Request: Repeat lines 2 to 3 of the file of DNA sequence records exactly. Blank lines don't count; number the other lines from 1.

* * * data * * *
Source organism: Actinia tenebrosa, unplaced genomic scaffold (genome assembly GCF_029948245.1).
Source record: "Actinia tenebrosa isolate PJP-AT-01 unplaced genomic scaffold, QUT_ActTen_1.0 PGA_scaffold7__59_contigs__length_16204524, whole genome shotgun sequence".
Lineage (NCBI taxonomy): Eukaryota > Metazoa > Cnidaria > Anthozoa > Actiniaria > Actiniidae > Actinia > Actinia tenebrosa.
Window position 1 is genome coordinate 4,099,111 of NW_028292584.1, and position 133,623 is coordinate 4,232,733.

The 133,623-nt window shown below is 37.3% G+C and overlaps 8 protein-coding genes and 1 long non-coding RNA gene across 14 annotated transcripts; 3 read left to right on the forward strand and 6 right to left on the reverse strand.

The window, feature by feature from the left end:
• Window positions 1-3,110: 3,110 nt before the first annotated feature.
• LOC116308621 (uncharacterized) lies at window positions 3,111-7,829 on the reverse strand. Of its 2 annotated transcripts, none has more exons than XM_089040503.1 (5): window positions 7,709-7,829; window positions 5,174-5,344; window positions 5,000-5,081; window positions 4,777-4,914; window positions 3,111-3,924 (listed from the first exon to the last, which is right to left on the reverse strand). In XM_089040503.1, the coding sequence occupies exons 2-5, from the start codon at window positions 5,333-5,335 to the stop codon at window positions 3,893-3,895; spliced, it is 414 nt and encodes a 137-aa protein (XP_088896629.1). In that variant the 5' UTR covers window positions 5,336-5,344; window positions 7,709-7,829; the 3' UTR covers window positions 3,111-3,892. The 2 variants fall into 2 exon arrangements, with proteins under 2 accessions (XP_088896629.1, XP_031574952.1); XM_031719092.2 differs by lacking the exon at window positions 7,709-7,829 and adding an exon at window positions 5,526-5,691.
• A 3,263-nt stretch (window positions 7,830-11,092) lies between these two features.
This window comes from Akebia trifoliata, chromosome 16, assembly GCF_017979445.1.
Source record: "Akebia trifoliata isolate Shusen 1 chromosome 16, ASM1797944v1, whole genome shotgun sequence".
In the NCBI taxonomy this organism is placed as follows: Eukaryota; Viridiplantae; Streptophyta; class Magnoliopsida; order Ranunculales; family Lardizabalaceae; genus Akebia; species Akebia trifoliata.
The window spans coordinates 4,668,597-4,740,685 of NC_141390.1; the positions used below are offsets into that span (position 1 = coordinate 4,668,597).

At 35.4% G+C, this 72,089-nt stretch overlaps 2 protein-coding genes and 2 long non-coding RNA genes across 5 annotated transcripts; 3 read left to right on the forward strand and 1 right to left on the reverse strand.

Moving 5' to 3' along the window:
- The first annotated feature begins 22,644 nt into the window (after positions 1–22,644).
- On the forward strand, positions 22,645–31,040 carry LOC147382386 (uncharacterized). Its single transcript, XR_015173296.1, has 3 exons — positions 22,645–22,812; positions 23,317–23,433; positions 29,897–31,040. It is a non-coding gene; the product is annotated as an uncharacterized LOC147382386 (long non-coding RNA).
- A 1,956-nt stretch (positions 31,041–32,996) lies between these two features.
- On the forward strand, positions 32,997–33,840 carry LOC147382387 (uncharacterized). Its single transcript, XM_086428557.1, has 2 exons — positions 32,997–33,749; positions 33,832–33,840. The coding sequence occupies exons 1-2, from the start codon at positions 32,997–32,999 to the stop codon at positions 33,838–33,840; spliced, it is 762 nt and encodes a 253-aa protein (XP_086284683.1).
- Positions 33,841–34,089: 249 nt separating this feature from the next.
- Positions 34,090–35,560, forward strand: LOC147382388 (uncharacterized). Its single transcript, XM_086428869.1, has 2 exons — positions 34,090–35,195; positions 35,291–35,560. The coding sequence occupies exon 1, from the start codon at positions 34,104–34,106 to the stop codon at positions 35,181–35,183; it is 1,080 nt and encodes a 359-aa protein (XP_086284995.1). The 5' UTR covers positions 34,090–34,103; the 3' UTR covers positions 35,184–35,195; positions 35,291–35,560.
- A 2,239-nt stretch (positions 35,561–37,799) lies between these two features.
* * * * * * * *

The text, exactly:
Source record: "Actinia tenebrosa isolate PJP-AT-01 unplaced genomic scaffold, QUT_ActTen_1.0 PGA_scaffold7__59_contigs__length_16204524, whole genome shotgun sequence".
Lineage (NCBI taxonomy): Eukaryota > Metazoa > Cnidaria > Anthozoa > Actiniaria > Actiniidae > Actinia > Actinia tenebrosa.